Garden of Beasts
Jeffery Deaver
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Buy *Garden of Beasts: A Novel of Berlin 1936* online

Garden of Beasts: A Novel of Berlin 1936
Jeffery Deaver
Pocket Star
576 pages
January 2005
rated 4 of 5 possible stars

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Despite the fact that I don't really care for contemporary spy novels, World War II thrillers are my favorite brand of fiction after fantasy/SF. They give me a satisfying dose of real-world action that brings me back down to Earth after the strange worlds that fantasy can bring. This may be because the Nazis make such cool villains (despite what Steven Spielberg says about not using them anymore). Which brings us to Jeffery Deaver's Garden of Beasts, the latest entry in the genre. Garden of Beasts is an immensely satisfying tale that blends intrigue, intelligence, and just that little bit of nastiness into a great treat.

Paul Schumann is a thug, but he's a noble thug. He's a war hero from World War I, a boxer and a man who only kills the "right" people. He's part of the underworld, but only as a man who wants to clean the dregs out from that world. On a hit, he's cornered by the Feds, but is offered a unique choice. Go to jail, or do a mission for them that will expunge his record and allow him to start over. All he has to do is go to Germany and kill Reinhardt Ernst, the architect of German rearmament. Endorsed by a senator and financed by a millionaire, Schumann heads off to Berlin with the American Olympic team, masquerading as a sports reporter. Things quickly fall of the rails, though, as Paul has to be saved by his Berlin contact by shooting the man accosting him. This murder draws one of the best detectives in Berlin, Willi Kohl, into the case. Forced to improvise from the outset with a snarling dog of a detective on his heels, Paul has to navigate the rocky rapids of love, betrayal, and bad luck in order to accomplish his mission. On the way, he'll discover just how sick the National Socialists are, as will other Germans who get in his way. Will he accomplish his mission, or allow his heart to get in the way?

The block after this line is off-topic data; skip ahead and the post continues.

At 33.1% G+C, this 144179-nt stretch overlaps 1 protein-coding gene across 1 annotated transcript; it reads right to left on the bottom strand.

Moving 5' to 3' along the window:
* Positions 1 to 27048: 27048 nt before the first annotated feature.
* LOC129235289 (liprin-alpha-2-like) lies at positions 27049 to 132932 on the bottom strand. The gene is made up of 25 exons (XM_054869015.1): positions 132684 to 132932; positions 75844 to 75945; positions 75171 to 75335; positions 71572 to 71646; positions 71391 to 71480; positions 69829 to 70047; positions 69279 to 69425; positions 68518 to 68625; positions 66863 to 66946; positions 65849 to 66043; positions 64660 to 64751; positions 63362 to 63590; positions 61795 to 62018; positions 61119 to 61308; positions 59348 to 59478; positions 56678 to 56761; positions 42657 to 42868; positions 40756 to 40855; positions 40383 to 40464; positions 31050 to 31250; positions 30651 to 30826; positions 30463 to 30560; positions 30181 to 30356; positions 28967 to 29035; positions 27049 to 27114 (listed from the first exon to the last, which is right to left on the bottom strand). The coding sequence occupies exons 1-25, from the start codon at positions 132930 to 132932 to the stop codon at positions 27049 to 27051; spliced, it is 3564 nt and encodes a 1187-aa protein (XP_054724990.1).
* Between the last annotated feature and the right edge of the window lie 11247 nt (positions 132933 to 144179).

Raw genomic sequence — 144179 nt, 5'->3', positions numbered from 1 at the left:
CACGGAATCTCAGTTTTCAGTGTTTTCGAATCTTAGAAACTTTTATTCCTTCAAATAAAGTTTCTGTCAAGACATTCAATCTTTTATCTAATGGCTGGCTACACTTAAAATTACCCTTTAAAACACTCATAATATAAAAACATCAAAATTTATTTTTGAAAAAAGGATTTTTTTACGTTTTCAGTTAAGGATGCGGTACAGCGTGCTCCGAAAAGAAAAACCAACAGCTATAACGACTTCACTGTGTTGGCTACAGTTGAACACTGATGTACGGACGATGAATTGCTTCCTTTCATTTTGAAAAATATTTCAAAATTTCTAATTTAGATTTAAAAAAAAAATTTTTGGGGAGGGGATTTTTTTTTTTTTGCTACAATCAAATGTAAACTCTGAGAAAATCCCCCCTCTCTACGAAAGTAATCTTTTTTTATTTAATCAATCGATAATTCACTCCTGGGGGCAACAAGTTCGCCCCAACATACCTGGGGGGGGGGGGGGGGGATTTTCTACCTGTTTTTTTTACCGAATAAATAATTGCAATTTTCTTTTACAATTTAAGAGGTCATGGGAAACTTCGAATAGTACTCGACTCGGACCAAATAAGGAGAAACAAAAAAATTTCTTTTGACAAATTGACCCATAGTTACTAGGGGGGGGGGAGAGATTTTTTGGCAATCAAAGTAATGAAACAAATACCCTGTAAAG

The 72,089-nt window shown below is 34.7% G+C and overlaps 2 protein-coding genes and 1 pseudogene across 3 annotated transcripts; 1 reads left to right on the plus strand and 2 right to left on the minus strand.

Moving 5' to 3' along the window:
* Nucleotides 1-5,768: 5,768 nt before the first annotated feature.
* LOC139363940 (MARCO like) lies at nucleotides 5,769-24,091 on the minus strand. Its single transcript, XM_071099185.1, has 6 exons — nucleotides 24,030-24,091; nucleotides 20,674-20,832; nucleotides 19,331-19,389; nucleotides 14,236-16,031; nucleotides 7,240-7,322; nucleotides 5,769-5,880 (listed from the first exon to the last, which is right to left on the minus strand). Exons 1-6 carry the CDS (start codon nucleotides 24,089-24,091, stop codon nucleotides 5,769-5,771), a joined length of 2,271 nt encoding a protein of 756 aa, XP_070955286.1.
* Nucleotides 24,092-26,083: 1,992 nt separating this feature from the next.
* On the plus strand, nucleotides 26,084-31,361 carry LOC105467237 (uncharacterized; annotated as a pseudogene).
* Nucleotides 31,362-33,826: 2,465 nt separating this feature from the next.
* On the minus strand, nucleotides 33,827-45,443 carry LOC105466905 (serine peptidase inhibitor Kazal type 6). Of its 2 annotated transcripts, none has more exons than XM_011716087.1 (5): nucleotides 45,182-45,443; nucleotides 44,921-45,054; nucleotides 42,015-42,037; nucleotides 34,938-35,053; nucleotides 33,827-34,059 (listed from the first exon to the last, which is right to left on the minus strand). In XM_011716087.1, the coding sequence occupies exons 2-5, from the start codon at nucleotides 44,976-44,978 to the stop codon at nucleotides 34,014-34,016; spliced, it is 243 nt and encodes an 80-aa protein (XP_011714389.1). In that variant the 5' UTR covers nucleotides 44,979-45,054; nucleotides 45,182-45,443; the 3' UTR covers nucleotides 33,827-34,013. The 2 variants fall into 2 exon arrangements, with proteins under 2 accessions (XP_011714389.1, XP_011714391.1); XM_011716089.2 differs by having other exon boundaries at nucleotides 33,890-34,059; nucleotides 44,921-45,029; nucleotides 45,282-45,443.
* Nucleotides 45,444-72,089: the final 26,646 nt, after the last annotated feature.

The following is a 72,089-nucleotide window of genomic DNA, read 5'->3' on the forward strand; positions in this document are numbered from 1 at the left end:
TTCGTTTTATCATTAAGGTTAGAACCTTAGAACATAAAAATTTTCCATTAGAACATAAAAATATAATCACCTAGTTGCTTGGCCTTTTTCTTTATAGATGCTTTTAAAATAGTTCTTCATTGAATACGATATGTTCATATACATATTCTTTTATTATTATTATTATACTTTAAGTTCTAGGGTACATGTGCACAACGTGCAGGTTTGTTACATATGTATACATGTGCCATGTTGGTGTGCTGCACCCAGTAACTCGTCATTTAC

Taking place in 1936, on the eve of the Berlin Olympics, the world does not yet know the horrors of National Socialism. Some Americans, in fact, think they should side with the Germans in any upcoming war. Deaver does a wonderful job of setting the scene, showing us Germans from all sides: some horrified by what their Germany has become, and some beholden to Hitler and his ideals. Some just take advantage of the situation to line their own pockets. Even the minor characters who show up briefly are given just enough characterization to illustrate this. There's the Brownshirt leader who Schumann beats up defending a pair of elderly Jews, who is suitably haughty yet a coward when somebody stands up to him, hiding the truth behind his assault when Kohl questions him about it. There's the person who denounces the Fischer brothers, showing how even the most upright-seeming citizens can fall under Hitler's spell.

Deaver goes deeply into the characterization of Schumann, Kohl, and Ernst, giving us three viewpoints that show different perspectives behind the Nazi ideal. Ernst starts out the novel looking vaguely sympathetic, constantly fighting Goring and Goebbels to make sure he's able to maintain his position. He's doing an experiment that starts off sounding benign but takes a nasty turn. Ernst is one of Deaver's failures, however, not so much because I didn't like him as a character. Instead, what makes him fail is the roller-coaster ride of his emotions at the end of the book, before the climax. He does two about-faces in the span of three pages, which I found very hard to believe..

Kohl, on the other hand, is wonderful, if predictable. He's the intrepid detective whose duty is to the truth, not to the Nazis. He's trying to solve three murders, one of which involves Paul. He's intelligent, piecing together clues and staying just a step or two behind Paul. However, he makes mistakes just like any other man would, making him human. He has nothing but contempt for the Nazis but knows he can't do anything about it. His involvement in the plot, as well as his ultimate fate, is quite obvious, especially as the story moves forward. I liked reading about him, though, which made the predictability excusable for me.

Schumann, for being the protagonist, I found to be fairly mundane. He does have some interesting moments, such as when he has to choose between his target and his conscience, but ultimately I didn't find him that interesting. Good enough to keep me reading, but not good enough to really captivate me. I found his relationship with Kathe to be way too sudden, but otherwise there really wasn't anything wrong with him. He just didn't grab me.

The plot, however, did. There are a couple of twists that I did not see coming and I had to put the book down in shock when I got to them. In novels like this, inevitably the plot goes awry and the main character has to improvise. That does happen here, but in ways that surprised me. The final meeting does seem a little choreographed, but not enough to make a major dent in my enjoyment. The finale is quite good, and the results of what happens are interesting. Some of the ending is predictable (as I said about Kohl above), but some of it does surprise. The good thing is that, thinking back to events earlier in the book, the ending makes sense, so it is possible to see it coming if you're good.

The plot is jammed with intrigue and interesting characters, the hallmarks of books in this genre. We learn yet again that Nazis are not good people (a bit cliché, but still can be done in interesting ways). Put it all together and you've got a great book that will keep you reading into the night.

Originally published on Curled Up With A Good Book at © David Roy, 2004

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